Welcome to London's VW Independent Garages.We have a team of independent VW specialists who can sort out anything from basic VW servicing to advanced technical VW cars problems. One of the best independent VW Master Technician on site offering knowledge and experience using the latest VW Main Dealer garages compulsory diagnostics equipment.

VW Beetle review by Top Gear

At least now there's a good and interesting alternative to the Mini. Any euphoria with this version should last.

  • Comfort

    On normal suspension and 18-inch wheels it picked up far too many surface imperfections. You can't get the Beetle with the Golf's clever adaptive damping - well, we can't have the Beetle outperforming the halo GTI, can we?

    Rated 5 out of 10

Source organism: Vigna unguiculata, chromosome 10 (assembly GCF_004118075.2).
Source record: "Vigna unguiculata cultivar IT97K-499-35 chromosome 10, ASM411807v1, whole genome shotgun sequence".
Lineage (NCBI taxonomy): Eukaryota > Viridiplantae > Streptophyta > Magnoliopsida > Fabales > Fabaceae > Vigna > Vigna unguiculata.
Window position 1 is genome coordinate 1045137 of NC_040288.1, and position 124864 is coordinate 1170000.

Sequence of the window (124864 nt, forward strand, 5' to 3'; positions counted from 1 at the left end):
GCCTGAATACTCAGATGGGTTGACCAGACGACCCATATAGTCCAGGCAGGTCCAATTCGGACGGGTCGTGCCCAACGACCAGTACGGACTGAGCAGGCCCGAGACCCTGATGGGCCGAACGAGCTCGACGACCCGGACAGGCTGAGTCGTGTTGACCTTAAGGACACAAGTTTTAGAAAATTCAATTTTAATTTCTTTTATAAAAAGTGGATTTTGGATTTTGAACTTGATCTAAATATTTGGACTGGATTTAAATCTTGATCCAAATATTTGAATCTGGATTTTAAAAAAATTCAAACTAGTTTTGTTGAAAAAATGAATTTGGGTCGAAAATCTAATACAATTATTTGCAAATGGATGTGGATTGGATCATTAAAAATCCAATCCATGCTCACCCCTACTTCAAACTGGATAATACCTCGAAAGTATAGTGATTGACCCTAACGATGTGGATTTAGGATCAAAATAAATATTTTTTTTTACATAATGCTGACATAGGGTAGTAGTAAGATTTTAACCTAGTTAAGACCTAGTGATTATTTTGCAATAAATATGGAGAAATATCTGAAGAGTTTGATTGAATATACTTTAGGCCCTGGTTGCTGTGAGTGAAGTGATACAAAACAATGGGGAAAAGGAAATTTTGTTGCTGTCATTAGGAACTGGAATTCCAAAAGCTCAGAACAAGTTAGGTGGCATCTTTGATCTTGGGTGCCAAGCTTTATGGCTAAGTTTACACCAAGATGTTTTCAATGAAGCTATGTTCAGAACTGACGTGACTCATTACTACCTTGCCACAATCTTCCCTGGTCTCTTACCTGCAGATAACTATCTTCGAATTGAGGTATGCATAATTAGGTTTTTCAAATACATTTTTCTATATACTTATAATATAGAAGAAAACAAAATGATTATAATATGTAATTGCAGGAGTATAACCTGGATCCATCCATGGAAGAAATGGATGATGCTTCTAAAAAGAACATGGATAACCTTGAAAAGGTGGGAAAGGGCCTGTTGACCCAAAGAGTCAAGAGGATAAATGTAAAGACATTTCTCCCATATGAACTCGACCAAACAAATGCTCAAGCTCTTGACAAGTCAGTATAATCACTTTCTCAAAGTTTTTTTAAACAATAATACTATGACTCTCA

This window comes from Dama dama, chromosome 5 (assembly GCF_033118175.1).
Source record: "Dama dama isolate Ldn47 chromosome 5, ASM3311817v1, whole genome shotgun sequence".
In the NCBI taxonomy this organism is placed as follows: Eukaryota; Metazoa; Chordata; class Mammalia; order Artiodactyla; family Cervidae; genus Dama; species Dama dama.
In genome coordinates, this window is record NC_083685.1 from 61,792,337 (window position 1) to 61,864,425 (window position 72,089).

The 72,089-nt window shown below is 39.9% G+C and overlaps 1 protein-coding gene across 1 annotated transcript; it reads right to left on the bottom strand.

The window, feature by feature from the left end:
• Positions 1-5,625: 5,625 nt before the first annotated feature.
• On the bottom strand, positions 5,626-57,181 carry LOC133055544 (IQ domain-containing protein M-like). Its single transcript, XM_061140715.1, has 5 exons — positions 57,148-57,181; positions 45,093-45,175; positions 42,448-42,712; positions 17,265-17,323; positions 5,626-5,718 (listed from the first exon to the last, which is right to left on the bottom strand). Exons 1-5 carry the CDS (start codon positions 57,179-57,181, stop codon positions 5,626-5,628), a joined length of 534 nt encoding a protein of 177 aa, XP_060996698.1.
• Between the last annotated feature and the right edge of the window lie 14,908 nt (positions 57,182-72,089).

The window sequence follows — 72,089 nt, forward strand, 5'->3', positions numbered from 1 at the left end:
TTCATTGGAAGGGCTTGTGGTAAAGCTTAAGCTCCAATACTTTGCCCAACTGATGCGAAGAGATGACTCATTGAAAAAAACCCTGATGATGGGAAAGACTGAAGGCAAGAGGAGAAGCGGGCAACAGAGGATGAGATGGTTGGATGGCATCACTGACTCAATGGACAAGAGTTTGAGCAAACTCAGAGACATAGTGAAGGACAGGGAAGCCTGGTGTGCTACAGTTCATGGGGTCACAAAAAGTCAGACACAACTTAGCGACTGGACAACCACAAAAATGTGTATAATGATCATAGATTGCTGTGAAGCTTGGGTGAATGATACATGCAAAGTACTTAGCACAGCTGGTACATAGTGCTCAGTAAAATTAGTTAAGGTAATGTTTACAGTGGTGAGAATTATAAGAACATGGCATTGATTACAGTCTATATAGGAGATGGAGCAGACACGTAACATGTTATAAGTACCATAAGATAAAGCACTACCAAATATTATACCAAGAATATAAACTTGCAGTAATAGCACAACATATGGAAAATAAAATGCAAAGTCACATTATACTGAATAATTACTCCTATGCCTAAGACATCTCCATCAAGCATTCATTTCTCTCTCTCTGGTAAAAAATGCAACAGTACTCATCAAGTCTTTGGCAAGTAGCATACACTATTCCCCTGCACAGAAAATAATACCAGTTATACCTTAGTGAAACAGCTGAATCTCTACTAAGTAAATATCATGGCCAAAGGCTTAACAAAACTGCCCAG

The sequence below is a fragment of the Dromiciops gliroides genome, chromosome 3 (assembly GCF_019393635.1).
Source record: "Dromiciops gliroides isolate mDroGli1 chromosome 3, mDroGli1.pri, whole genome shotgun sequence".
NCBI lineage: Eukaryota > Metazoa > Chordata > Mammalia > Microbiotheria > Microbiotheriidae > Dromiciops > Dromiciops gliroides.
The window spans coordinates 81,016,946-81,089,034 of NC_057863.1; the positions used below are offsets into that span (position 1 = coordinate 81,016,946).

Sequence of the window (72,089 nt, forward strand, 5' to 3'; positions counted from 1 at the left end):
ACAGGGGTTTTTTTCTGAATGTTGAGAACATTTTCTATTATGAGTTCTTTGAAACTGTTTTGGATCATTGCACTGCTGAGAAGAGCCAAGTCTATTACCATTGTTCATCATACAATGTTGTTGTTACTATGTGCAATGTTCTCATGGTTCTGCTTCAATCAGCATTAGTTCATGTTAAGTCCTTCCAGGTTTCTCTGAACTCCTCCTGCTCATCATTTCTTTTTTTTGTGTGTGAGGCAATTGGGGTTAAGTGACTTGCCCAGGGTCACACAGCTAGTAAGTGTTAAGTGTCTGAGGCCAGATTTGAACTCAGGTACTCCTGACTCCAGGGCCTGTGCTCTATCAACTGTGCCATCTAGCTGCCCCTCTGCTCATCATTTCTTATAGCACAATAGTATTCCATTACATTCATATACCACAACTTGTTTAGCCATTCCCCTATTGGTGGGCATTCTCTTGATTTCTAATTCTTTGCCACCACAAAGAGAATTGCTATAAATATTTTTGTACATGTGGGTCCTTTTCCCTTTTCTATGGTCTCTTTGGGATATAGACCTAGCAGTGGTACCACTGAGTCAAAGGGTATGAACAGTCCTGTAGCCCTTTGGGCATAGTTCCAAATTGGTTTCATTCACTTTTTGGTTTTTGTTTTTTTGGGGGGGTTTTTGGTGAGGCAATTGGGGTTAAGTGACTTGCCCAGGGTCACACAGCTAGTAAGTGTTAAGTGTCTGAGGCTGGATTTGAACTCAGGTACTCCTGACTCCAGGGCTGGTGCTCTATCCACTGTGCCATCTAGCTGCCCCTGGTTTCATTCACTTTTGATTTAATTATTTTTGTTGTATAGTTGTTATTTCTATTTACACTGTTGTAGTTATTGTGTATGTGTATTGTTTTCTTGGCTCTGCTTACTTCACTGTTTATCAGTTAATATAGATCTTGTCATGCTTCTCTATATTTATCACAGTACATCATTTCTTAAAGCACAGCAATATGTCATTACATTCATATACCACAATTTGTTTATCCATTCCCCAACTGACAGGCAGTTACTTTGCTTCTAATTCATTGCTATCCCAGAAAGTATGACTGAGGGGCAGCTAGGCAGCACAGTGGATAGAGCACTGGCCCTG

• Performance

    You'll be able to get it with the 2.0-litre TFSI engine out of the Golf GTI, only in the Beetle it produces a slightly lower output of 197bhp and 206lb ft. Other engines will be available, from the brilliant 1.2 TSI to a 1.6 diesel with Bluemotion tech. We only got a chance to try the top 2.0-litre, but reassuringly it's still as smooth as ever. There's plenty of punch in all the gears so 0-62mph only takes 7.5secs.

    Rated 6 out of 10
  • Cool

    Better than before to be seen in, but still not really cool.

    Rated 5 out of 10
  • Quality

    Inside, there's a nod to retro - the weird glovebox, the body-coloured dash plastic, the pulley grab handles - but mostly it's stock VW parts bin switches. Weirdly, though, some of the plastics feel cheap and that glovebox is especially poor. Flimsy stuff, and not what you expect from Volkswagen.

    Rated 6 out of 10
  • Handling

    The steering is more precise and, because of the wider track, there is an impressive amount of grip. But don't go thinking you'll be getting a cute Golf GTI - the Beetle doesn't have quite the precision of the Golf. It's just not as crisp.

    Rated 6 out of 10
  • Practicality